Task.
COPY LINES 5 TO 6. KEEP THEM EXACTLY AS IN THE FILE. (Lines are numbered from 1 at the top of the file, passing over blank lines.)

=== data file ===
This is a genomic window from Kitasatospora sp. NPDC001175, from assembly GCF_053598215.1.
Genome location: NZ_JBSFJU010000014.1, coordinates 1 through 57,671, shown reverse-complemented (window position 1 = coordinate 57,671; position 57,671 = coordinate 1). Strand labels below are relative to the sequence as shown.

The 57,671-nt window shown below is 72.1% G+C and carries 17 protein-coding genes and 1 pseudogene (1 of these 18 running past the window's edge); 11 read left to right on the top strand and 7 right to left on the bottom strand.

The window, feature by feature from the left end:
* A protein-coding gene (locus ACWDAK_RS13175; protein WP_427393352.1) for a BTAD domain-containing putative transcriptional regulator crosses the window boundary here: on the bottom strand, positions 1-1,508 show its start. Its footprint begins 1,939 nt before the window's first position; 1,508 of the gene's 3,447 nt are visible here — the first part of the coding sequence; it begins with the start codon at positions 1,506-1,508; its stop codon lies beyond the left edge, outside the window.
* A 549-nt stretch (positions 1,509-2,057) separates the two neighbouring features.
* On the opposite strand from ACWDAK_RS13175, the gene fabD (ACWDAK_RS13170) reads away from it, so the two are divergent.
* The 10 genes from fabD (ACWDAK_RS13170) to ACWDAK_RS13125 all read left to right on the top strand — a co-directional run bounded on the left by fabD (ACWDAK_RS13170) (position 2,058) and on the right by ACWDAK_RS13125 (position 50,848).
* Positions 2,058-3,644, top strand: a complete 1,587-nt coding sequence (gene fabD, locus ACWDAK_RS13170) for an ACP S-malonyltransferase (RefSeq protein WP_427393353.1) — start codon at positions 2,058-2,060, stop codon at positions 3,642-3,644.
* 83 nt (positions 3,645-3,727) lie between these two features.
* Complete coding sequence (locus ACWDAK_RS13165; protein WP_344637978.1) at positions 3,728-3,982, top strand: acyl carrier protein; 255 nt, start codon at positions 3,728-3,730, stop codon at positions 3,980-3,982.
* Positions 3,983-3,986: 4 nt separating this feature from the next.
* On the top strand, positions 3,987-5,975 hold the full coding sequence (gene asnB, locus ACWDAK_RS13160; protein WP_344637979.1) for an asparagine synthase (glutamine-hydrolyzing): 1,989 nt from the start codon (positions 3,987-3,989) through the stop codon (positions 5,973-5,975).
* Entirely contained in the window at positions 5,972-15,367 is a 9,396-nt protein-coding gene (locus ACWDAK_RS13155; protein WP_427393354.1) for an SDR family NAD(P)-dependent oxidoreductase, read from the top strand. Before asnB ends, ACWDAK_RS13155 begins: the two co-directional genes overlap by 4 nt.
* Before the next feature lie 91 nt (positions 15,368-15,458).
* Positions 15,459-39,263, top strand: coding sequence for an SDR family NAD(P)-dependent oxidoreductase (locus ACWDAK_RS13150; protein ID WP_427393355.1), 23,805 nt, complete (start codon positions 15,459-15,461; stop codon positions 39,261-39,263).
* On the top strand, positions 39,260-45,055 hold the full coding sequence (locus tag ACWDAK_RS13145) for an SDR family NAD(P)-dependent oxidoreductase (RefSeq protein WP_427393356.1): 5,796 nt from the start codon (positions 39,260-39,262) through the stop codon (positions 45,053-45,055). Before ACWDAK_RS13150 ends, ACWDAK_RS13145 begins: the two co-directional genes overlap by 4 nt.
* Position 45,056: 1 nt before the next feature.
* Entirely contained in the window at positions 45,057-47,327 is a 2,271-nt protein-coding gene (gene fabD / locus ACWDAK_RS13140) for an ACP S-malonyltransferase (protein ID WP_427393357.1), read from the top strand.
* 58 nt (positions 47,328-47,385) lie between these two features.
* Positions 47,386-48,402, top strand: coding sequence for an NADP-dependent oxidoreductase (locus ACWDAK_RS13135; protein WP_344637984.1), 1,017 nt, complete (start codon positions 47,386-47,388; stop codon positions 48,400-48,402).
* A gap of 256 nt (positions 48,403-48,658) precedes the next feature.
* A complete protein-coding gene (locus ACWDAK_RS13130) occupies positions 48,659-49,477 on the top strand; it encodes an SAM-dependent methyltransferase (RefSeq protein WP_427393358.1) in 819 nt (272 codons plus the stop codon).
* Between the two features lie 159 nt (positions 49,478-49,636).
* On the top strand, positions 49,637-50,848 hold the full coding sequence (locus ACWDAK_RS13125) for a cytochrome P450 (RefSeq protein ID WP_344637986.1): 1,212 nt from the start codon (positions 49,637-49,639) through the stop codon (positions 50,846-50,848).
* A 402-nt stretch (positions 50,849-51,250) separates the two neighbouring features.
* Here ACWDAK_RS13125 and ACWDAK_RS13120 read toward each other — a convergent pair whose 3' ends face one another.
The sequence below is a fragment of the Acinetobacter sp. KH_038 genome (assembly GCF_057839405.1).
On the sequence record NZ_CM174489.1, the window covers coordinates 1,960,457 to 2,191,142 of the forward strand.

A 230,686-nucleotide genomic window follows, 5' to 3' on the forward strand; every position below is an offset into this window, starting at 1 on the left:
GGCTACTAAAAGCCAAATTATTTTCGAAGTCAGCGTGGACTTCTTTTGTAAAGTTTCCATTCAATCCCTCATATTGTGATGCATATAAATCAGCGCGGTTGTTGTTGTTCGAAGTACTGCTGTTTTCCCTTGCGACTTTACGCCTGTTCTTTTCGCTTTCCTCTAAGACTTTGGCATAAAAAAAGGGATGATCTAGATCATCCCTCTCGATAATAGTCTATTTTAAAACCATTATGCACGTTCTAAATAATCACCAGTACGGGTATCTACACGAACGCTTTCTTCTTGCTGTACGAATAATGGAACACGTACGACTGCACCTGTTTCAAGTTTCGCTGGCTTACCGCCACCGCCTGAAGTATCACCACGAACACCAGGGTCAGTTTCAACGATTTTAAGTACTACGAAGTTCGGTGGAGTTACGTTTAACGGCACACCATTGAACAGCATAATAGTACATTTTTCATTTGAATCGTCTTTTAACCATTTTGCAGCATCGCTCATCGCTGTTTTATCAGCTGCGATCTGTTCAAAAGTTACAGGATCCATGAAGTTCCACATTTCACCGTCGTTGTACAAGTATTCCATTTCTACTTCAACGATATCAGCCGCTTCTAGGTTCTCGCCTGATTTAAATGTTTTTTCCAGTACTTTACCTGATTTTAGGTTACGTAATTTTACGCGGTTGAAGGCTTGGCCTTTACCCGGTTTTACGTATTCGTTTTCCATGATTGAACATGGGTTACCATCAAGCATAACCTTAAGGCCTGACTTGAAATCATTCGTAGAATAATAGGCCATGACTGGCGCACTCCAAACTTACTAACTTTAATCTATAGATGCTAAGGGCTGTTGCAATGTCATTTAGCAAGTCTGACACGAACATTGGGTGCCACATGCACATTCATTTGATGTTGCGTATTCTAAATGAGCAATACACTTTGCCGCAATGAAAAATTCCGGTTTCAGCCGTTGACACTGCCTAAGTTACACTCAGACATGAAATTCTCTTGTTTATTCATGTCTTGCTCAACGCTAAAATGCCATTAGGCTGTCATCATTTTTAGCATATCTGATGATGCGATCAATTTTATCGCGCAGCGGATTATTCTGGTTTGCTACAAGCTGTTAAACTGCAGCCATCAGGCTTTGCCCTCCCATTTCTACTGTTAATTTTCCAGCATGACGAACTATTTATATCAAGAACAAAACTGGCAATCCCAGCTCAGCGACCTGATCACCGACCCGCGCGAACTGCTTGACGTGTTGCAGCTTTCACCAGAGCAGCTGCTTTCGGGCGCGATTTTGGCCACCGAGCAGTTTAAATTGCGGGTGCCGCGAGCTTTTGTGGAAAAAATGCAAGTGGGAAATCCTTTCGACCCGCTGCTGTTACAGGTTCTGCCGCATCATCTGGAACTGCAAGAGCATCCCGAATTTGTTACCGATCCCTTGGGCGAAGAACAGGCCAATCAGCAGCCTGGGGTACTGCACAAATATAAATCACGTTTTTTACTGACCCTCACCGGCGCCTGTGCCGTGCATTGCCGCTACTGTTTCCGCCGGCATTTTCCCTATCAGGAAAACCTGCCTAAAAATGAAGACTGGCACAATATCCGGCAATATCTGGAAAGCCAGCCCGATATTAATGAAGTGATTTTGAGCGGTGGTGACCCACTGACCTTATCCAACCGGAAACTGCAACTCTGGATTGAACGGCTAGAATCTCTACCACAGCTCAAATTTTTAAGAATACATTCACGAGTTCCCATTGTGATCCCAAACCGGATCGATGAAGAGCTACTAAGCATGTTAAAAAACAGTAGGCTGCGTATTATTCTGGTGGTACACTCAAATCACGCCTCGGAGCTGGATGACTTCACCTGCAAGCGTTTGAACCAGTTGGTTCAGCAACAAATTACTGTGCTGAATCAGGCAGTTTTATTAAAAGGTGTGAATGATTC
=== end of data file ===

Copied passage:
* A protein-coding gene (locus ACWDAK_RS13175; protein WP_427393352.1) for a BTAD domain-containing putative transcriptional regulator crosses the window boundary here: on the bottom strand, positions 1-1,508 show its start. Its footprint begins 1,939 nt before the window's first position; 1,508 of the gene's 3,447 nt are visible here — the first part of the coding sequence; it begins with the start codon at positions 1,506-1,508; its stop codon lies beyond the left edge, outside the window.
* A 549-nt stretch (positions 1,509-2,057) separates the two neighbouring features.